Using Sketch with Qwikly

This documentation is for Qwikly 0.5.4. Updated docs for Qwikly 0.6.0. will be available soon.

The Qwikly team loves Sketch, and we want you to use it however you want. There are, however, some things you need to know in order to get the most out of Sketch with Qwikly.

Installing the Sketch Plugin

Qwikly includes a custom Sketch plugin that will integrate the current document with Qwikly. To install the plugin:

  1. Select Menu > Qwikly > Download Sketch Plugin
  2. Choose a destination from the dialog that appears
  3. Double-click to extract the .zip file in the destination folder
  4. Double-click the Qwikly.sketchplugin file to install the plugin

Running the Sketch Plugin

The Qwikly plugin lets you integrate the current Sketch document with Qwikly. You will use the plugin to send your design to Qwikly as well as to interact with our flexible layout system.

The plugin contains four commands that you can run from Menu > Plugins > Qwikly:

  • Export to Qwikly
  • Set Flexible Layout
  • Update Layout
  • Show Flex Layers

Command: ‘Export to Qwikly’

This is the primary command. It links the current document with Qwikly and sends the design information over so you can bring it to life.

When you run this command against a Sketch document for the first time, it will create a new document in the same folder as the current Sketch document with a .qwikly extension. This .qwikly file is where Qwikly saves the information it needs to generate your app.

You will also use this command whenever you want to send changes to a Sketch document to Qwikly. Just run the command, and you’ll see the changes updated in Qwikly immediately.


Command: ‘Set Flexible Layout’

Qwikly uses a flexible layout system based on Flexbox to let you specify complex, flexible layouts for your designs. When you run this command, a dialog box will appear in which you can set the flexible layout properties for the selected layer. Qwikly will incorporate these properties into your app, providing a powerful toolset to handle almost any design requirements.


Here’s a flexbox cheatsheet and a fun game for learning flexbox.

Command: ‘Update Layout’

This command will apply the flexible layout properties you’ve selected for the current layer inside Sketch. We use the same rendering techniques in Qwikly as we do in the generated apps and in this command, so you can preview how your designs will render without leaving Sketch.

Command: ‘Show Flex Layers’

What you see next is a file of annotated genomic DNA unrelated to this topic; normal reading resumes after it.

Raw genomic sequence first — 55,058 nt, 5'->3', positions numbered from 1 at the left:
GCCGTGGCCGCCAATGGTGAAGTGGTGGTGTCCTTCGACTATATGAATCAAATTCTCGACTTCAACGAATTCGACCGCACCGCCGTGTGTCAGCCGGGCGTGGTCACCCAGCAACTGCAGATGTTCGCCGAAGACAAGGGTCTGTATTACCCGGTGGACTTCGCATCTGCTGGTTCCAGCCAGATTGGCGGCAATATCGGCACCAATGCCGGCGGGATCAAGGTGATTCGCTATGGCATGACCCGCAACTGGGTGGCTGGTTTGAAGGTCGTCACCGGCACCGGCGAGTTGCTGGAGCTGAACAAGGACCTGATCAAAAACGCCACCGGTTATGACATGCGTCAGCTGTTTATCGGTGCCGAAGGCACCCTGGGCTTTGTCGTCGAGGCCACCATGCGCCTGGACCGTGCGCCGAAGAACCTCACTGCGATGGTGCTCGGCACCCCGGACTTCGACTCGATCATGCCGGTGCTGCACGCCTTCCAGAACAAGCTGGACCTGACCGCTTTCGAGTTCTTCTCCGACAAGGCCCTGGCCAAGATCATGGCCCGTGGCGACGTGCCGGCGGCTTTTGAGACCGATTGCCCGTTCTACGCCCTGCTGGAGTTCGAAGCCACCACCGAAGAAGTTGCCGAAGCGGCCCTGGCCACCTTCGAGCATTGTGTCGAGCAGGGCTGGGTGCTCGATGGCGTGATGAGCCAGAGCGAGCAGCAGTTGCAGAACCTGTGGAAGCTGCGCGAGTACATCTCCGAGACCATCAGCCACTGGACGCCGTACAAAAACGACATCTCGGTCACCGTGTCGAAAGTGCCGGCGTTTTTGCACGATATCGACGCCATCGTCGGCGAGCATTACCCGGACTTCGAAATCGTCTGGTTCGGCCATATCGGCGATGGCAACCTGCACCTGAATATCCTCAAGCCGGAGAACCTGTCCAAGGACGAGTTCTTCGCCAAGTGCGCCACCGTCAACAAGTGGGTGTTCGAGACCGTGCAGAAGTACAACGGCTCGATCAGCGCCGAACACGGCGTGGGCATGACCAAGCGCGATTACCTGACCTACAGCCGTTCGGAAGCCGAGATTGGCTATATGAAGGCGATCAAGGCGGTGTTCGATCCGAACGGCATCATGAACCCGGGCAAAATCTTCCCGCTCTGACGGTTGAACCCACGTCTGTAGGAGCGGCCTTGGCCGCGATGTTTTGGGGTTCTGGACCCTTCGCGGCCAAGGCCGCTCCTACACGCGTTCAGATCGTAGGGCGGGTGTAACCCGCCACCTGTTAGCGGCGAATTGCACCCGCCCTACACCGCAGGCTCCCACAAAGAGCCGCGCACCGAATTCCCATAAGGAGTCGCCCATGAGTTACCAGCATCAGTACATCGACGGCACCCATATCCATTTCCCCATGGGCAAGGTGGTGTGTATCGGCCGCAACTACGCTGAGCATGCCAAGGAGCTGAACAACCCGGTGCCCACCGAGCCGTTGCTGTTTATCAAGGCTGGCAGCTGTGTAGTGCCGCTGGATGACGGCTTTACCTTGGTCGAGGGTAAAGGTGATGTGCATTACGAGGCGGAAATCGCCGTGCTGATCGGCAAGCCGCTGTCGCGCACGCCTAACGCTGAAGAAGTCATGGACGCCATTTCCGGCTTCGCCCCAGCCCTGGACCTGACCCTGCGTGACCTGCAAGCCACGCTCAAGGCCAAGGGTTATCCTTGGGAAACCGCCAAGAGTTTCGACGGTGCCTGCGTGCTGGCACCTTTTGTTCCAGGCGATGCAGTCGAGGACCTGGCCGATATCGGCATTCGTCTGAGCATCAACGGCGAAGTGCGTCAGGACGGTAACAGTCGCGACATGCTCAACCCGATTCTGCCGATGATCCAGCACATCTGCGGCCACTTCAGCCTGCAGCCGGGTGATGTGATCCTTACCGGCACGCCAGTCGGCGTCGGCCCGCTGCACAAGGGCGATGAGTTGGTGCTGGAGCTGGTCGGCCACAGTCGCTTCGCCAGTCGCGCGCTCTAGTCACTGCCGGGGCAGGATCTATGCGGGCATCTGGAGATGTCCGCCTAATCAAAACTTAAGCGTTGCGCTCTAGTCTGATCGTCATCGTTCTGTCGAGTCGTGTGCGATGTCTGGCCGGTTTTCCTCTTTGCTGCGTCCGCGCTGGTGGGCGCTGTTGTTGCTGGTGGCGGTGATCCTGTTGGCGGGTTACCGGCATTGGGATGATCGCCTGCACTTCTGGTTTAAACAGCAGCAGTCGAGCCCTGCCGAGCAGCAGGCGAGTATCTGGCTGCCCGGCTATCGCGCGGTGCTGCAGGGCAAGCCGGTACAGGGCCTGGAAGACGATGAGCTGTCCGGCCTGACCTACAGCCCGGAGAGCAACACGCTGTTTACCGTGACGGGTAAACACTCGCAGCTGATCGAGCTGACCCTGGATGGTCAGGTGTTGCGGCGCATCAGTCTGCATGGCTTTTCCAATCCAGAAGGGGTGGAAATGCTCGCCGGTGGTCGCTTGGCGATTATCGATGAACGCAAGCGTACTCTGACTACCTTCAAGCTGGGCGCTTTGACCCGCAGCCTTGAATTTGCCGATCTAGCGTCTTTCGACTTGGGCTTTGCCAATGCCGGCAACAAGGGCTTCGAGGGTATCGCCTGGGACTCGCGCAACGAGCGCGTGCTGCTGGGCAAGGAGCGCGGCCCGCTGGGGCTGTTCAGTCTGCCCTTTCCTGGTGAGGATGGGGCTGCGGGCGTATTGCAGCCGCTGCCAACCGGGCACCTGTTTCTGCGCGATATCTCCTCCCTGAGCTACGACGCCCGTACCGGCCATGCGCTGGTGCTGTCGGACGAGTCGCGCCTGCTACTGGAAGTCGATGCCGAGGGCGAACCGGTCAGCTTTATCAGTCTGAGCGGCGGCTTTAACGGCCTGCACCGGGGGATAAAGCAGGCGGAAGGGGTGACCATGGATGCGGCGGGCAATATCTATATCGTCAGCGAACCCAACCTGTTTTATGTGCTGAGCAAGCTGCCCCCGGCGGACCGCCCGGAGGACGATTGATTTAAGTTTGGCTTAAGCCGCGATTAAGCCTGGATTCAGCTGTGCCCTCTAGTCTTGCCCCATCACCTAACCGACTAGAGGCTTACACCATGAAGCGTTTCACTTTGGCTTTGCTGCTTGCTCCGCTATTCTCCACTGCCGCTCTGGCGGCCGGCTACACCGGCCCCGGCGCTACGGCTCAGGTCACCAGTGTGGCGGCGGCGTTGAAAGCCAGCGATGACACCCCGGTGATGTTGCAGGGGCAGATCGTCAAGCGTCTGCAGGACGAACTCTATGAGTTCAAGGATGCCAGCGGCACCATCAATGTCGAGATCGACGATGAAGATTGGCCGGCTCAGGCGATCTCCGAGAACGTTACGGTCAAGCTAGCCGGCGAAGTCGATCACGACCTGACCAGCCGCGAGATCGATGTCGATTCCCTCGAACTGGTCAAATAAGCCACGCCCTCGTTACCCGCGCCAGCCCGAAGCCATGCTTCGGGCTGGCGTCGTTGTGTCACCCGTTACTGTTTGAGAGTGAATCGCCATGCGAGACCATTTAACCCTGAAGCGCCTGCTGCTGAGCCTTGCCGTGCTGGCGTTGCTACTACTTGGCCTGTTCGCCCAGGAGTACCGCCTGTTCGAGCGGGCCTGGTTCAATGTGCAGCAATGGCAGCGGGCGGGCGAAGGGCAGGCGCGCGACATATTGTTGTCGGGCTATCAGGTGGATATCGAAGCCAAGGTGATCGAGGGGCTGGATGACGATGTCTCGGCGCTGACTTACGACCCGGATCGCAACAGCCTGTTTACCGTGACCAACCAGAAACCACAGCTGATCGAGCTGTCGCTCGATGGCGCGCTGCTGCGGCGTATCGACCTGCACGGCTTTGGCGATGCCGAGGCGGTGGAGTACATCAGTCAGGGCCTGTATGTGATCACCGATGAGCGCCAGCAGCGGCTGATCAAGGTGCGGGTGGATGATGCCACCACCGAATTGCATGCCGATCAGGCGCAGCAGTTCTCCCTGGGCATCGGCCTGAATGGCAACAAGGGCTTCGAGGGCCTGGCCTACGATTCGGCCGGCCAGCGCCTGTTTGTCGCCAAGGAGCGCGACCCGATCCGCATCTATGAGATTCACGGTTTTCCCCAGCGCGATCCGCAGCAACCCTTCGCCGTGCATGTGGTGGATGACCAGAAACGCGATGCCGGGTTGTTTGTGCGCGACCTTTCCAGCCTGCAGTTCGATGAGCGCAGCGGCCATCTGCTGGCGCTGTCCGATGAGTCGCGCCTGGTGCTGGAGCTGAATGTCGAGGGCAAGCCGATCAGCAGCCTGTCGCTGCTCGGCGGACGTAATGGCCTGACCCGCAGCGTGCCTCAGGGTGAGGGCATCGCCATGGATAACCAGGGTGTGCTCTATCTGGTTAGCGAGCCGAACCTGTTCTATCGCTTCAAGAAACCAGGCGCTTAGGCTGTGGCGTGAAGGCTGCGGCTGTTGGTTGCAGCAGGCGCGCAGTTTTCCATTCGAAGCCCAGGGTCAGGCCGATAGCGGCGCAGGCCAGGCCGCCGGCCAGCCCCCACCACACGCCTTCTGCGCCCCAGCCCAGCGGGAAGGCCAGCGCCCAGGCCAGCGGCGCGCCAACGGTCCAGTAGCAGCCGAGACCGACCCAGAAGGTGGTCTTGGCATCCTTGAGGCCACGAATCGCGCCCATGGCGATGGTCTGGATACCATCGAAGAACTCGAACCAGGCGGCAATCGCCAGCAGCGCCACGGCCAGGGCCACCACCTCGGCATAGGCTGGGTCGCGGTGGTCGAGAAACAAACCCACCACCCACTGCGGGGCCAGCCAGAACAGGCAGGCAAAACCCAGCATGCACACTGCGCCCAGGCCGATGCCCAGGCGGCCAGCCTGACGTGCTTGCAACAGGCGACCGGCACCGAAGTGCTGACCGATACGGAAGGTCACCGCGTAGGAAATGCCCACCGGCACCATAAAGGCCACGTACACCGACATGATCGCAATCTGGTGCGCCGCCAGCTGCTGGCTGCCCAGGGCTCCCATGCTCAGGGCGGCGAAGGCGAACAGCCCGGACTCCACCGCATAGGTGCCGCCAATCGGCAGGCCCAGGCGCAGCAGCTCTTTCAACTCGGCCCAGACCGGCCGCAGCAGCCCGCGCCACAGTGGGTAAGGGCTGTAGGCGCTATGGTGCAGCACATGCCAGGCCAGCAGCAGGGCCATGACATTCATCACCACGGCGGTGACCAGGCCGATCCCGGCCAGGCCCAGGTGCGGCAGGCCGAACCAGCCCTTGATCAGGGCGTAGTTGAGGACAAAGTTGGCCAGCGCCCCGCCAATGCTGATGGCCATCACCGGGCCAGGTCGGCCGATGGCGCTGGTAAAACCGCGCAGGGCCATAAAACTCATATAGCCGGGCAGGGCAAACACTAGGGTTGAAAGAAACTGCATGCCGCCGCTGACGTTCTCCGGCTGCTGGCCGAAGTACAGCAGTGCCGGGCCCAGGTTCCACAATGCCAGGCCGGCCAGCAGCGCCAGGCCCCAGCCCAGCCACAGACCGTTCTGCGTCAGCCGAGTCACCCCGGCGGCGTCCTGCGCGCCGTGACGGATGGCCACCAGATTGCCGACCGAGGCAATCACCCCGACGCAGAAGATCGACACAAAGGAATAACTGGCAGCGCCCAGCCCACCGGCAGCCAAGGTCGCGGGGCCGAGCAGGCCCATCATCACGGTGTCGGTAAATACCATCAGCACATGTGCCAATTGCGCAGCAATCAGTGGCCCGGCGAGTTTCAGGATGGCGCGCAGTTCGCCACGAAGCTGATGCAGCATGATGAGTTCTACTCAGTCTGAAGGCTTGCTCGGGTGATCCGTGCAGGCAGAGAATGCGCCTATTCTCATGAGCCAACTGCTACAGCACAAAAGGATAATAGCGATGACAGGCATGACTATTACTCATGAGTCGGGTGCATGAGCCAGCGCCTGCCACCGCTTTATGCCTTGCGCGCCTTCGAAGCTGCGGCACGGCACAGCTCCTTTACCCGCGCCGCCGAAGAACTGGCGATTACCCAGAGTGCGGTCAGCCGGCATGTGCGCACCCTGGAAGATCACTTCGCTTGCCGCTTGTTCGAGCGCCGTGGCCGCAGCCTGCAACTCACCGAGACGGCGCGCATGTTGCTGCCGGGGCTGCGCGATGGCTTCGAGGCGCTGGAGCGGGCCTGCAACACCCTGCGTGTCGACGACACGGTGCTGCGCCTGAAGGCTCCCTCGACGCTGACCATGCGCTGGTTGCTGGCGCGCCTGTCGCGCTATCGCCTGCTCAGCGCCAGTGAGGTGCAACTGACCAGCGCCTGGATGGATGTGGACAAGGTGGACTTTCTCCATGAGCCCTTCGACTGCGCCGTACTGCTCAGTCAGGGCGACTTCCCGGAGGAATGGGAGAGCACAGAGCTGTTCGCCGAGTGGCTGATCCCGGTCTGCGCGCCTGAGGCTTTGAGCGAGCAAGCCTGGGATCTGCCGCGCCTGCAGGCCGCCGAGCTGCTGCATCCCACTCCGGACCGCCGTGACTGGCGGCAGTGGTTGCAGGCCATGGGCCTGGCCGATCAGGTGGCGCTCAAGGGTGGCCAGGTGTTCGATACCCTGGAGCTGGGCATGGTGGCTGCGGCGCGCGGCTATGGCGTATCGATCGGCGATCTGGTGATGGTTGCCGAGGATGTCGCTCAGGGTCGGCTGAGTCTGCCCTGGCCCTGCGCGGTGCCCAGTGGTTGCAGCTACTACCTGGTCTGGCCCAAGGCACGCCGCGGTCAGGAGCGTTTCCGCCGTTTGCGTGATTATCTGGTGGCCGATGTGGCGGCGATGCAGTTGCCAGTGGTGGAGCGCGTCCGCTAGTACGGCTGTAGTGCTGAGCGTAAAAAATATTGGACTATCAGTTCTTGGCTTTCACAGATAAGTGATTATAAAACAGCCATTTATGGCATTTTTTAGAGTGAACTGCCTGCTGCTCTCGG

This command will show the under-the-hood guide layers that drive the flexible layout system in Qwikly. This can be useful in troubleshooting why a particular part of your design isn’t rendering quite right.

Setting up your Sketch Document

Currently, Qwikly can only import artboards that have certain sizes:

Supported Artboard Sizes:

  • 320 x 480 (640x960 for @2x)
  • 320 x 568 (640x1136 for @2x)
  • 375 x 667 (750x1334 for @2x)
  • 414 x 736 (1242x2208 for @3x)

If your Sketch document contains artboards of other sizes, they will be ignored when you import your design. The easiest way to generate artboards that will work with Qwikly is to use the built-in iPhone presets in Sketch.

Naming Your Layers

In general, we want you to organize your Sketch document however you want to. However, there are a few naming conventions that you can use to tell Qwikly about a particular layer. We refer to these conventions as ‘tags’, and there are only a handful that you need to know.

Supported Tags

For each tag below, the layer name starts with the tag (including the ‘@’), followed by a space, followed by the actual layer name. For example: ‘@ListView Users’

Tab bars have their own section in the Properties Inspector. Be sure to name your tab bars consistently - if the same tab bar appears in multiple artboards (as is usually the case), they should all have the same tagged layer name. Qwikly will combine these layers into one component for you.
If an artboard contains a layer with the ‘@NavBar’ tag, Qwikly will use that layer to determine how the corresponding scene behaves when used inside a navigation controller. For example, Qwikly will attempt to map the background color for the nav bar layer to the background color used in the generated app.
@ListView layers help Qwikly know how to generate collection views and apply data bindings to the list cells contained within them. When you tag a layer as a list view, Qwikly will not render it’s child layers directly. Rather, it will expect you to configure a data binding for the list view and render the results using the @ListCell layers you specify.
List cell layers should only be included inside @ListView layers. When you tag a layer as a list cell, Qwikly knows to use that layer as a template for the rows of the containing list view. Currently, Qwikly only supports one @ListCell per @ListView. If more than one @ListCell is included inside a @ListView, Qwikly will use the first one it finds.
Applying a @ScrollView tag to a parent group will render all of it’s children in a scroll view. This is helpful if you have static content that you would like to be able to scroll instead of a @ListView which generally handles dynamically bound content.
Applying a @TextInput tag to a text layer will make it an editable field when you build your app.

Supported Properties

For each property below, the layer name starts with the property (including the ‘#’). For example: ‘#barTintColor’

@NavBar props
  • #barTintColor - Used to set the background color of the NavBar. barTintColor